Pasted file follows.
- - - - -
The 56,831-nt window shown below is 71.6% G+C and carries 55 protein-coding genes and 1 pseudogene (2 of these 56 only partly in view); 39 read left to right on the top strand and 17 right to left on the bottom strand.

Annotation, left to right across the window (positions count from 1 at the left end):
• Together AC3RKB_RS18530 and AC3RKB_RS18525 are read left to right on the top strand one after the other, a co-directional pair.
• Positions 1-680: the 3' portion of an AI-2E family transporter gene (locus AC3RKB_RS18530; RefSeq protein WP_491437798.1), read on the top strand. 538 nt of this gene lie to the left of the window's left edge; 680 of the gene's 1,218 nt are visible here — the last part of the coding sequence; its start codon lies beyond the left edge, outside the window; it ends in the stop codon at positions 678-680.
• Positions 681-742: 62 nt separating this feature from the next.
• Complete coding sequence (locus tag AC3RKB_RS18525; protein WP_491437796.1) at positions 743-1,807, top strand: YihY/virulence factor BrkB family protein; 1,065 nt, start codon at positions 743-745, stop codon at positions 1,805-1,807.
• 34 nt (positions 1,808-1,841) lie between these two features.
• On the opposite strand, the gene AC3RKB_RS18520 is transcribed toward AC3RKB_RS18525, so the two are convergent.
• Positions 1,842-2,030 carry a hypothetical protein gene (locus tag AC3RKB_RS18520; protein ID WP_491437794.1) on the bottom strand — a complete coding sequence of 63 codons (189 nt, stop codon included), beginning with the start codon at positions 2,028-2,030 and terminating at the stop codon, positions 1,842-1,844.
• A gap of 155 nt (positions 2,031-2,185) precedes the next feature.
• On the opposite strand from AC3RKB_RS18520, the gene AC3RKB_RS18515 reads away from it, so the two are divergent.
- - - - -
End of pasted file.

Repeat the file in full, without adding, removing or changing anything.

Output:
The 56,831-nt window shown below is 71.6% G+C and carries 55 protein-coding genes and 1 pseudogene (2 of these 56 only partly in view); 39 read left to right on the top strand and 17 right to left on the bottom strand.

Annotation, left to right across the window (positions count from 1 at the left end):
• Together AC3RKB_RS18530 and AC3RKB_RS18525 are read left to right on the top strand one after the other, a co-directional pair.
• Positions 1-680: the 3' portion of an AI-2E family transporter gene (locus AC3RKB_RS18530; RefSeq protein WP_491437798.1), read on the top strand. 538 nt of this gene lie to the left of the window's left edge; 680 of the gene's 1,218 nt are visible here — the last part of the coding sequence; its start codon lies beyond the left edge, outside the window; it ends in the stop codon at positions 678-680.
• Positions 681-742: 62 nt separating this feature from the next.
• Complete coding sequence (locus tag AC3RKB_RS18525; protein WP_491437796.1) at positions 743-1,807, top strand: YihY/virulence factor BrkB family protein; 1,065 nt, start codon at positions 743-745, stop codon at positions 1,805-1,807.
• 34 nt (positions 1,808-1,841) lie between these two features.
• On the opposite strand, the gene AC3RKB_RS18520 is transcribed toward AC3RKB_RS18525, so the two are convergent.
• Positions 1,842-2,030 carry a hypothetical protein gene (locus tag AC3RKB_RS18520; protein ID WP_491437794.1) on the bottom strand — a complete coding sequence of 63 codons (189 nt, stop codon included), beginning with the start codon at positions 2,028-2,030 and terminating at the stop codon, positions 1,842-1,844.
• A gap of 155 nt (positions 2,031-2,185) precedes the next feature.
• On the opposite strand from AC3RKB_RS18520, the gene AC3RKB_RS18515 reads away from it, so the two are divergent.